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The Story of the Cape Malay
South Africa and Indonesia have only enjoyed formal diplomatic ties since August 1994, but it is not a well known fact that our links stretch back close to three hundred years.
Looking back in history, the colonization of Africa and Asia by European powers from the fifteenth tonineteenth centuries led to the enslavement of millions of Afro-Asian peoples, and an international slave trade. This slave trade led to the involuntary migration of large numbers of Africans and Asians to different parts of the world.

It was one such stream of people, most of whom were political exiles or prisoners who had opposed the colonization of their countries, that came to the Cape of Good Hope (now the city of Cape Town). The first such migrants began to arrive in the latter half of the seventeenth century, mainly from colonies occupied by the Dutch and the British.

The large majority of these migrants that came to the Cape of Good Hope were Muslims, who were captured and sent into exile from colonies such as Ceylon, Madagascar, India and the Dutch East Indies (Indonesia as we know it today).

The origins of this migration can be traced to early in the sixteenth century when, at the end of Indonesia's Majapahit Kingdom, European military penetration and anti-Islamic persecution caused resistance. The dutch crushed that resistance and exiled many opponents to the Cape of Good Hope in southern Africa, which was also occupied by the Dutch.

The first Dutch settlers in the Cape of Good Hope arrived in 1652, when Jan van Riebeeck came to the Cape to establish a trading post and supply fort in the Cape of Good Hope. The Cape thus became a regular stopover for trading vessels plying the Europe-East Indies route. In fact, remnants of the settlement can be found

in the city of Cape Town today, such as the Castle or Old Fort.
The Dutch therefore required labour and utilised the opportunity to import political exiles from the East Indies as slaves. Many of these people were skilled artisans, such as silversmiths, masons, milliners, cobblers, singers and tailors. They came to be known collectively as Cape Malay, since despite their diverse origins as far afield as East Africa and Malaysia, and they all spoke the "traders' lingua franca"- Malay.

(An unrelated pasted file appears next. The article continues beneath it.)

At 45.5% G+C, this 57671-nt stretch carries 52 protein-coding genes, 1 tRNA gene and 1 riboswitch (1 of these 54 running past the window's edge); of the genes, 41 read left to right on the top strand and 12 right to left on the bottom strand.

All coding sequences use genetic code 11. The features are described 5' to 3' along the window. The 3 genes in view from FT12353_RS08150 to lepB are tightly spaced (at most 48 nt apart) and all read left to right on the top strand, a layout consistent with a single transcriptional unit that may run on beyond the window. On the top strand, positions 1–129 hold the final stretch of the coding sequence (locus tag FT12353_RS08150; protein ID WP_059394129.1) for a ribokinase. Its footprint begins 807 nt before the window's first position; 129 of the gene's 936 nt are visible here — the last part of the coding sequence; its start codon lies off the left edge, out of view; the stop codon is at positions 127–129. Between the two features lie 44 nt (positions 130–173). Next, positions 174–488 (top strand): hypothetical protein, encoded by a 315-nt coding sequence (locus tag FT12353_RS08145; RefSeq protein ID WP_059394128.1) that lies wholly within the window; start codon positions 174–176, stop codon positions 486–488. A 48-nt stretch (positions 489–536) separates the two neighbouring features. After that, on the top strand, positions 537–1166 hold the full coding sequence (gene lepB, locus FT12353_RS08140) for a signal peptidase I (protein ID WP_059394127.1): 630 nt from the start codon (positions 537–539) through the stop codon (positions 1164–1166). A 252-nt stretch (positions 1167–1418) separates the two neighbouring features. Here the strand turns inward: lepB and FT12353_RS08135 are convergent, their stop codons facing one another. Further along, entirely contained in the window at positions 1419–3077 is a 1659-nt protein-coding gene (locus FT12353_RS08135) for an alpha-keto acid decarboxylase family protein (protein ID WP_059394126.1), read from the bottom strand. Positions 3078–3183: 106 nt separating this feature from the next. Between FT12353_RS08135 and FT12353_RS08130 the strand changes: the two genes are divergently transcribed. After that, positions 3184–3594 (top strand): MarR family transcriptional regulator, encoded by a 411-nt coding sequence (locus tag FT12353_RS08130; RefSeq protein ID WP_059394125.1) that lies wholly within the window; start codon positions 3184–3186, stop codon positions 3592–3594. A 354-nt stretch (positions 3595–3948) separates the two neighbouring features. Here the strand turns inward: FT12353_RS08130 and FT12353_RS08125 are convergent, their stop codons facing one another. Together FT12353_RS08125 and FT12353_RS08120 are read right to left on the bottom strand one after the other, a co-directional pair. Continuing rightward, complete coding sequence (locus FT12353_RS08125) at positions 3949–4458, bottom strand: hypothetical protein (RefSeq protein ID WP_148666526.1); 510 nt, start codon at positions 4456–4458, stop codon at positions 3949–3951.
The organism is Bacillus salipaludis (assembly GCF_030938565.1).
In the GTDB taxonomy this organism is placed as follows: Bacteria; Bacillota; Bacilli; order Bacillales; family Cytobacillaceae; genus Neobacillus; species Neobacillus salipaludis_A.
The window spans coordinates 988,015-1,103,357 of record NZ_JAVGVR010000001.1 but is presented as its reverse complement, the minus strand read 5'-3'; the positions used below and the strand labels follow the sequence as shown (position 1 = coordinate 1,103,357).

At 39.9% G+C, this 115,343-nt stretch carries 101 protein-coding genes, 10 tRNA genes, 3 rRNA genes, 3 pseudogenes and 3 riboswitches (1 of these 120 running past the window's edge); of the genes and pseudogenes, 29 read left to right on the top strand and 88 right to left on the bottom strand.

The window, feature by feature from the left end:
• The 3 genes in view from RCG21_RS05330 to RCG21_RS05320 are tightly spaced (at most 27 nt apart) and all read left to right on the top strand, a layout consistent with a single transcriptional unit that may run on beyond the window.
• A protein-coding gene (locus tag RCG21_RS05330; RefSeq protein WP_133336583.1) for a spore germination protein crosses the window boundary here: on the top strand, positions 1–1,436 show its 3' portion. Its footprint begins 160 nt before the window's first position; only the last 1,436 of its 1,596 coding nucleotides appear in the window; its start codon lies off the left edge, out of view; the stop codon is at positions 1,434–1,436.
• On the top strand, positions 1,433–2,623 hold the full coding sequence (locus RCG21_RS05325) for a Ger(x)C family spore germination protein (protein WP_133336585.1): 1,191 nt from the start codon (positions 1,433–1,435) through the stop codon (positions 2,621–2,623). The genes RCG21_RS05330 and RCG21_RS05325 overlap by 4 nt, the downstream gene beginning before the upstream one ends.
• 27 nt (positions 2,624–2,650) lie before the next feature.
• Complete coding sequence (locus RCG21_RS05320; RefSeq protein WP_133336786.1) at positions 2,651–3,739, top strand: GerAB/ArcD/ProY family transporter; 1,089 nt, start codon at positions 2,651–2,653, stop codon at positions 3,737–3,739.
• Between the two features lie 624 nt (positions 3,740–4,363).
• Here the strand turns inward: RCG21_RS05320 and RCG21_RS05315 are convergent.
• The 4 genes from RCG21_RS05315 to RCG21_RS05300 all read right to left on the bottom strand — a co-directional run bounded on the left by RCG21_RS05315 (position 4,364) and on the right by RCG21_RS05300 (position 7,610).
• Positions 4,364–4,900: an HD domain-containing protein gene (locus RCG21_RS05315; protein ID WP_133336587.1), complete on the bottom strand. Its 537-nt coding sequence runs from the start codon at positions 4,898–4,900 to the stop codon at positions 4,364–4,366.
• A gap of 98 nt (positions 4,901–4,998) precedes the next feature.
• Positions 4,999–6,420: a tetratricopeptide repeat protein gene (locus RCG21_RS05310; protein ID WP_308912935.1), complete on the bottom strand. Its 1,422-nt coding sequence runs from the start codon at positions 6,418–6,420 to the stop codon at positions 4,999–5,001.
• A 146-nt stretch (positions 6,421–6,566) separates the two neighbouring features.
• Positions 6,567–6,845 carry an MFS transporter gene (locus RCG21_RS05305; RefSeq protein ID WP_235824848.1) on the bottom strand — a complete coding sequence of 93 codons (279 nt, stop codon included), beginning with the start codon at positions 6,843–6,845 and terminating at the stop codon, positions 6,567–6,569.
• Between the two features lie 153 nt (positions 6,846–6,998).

One such prominent, figure among the Cape Malay, or Orang Cayen (Men of Repute), who resisted the Dutch occupation of the East Indies, and is hailed as a hero in modern day Indonesia, was Sheikh Yusuf. He is credited with having brought Islam to South Africa. Sheikh Yusuf (or Sheikh Yusuf al-taj alKhalwatial-Maqasari, as he is known in religious circles) was born in 1626 in Goa on the island of Celebes (today known as Sulawesi), the son of Makassarese nobility, and the nephew of King Bissu of Gowa.

Sheikh Yusuf spent several years studying Arabic and traditional religious sciences in Mecca, and eventually returned to Banten, West Java, where he taught the Islamic doctrine of "Khalwatiyyah", which he had learned during his years spent in Mecca.

He eventually sided with Sultan Ageng in his fight against attempts by the Dutch to gain complete control of the Sultanates in the East Indies. Sheikh Yusuf was captured in 1683, and exiled to Ceylon and eventually the Cape of Good Hope, where he arrived aboard the ship "de Voetboeg" in 1694.

Having arrived in the Cape, Sheikh Yusuf and his family and followers were sent to Zandvliet farm just outside Cape Town, to prevent his influence on the Islamic slave population. The Dutch attempts to isolate them failed, and Zandvliet became a rallying point for slaves, and other exiles from the East. Today, this farm area is known as Macassar. As Sheikh Yusuf's influence and spiritual teachings spread, the elementary structures of one of the first Muslim communities in the country were established.

Sheikh Yusuf died on 23 May 1699, and was buried on a hill overlooking Macassar. Today, a tomb constructed there is among the 25 Islamic shrines or kramat that encircle Cape Town. In 1705, Sheikh Yusuf's remains were brought to Makassar (Ujung Pandang of today), and interred in a tomb located in Katangka Village, bordering on the Gowa regency.

Ambassador Kubheka paid a historic visit to the tomb while on an official visit to South Sulawesi in March 1997, to pay his respects to the memory of Sheikh Yusuf, and the cultural link between South Africa and Indonesia which he helped to found.

Today in the city of Cape Town, remnants of this culture are to be found as a thriving Cape Malay community lends character to the mother city of South Africa. Cape Malay architecture, food (such as bobotie and yellow rice, samoosas, rotis, etc.), tailor shops, mosques and the warmth and hospitality of the Malay people continue to attract tourists in abundance. Indonesians and Malaysians are visiting Cape Town in increasing numbers to experience this cultural link for themselves.

Who can ever forget the spirit and vitality of a Cape Malay choir belting out original Dutch folk songs on a warm New Year's Eve evening or at Malay choir competitions? Or the vibrance and colourful spectacle of the New Year's Carnival, when in true Rio Carnival style, a song and dance procession by Cape minstrels is held through the streets of Cape Town? Costumes for this carnival are planned and made months in advance by Cape Malay tailors, and are kept a secret by each dance troupe until the very day of the carnival itself!

Quoted from: http://www.southafrica.com/forums/history/4744-story-cape-malay.html

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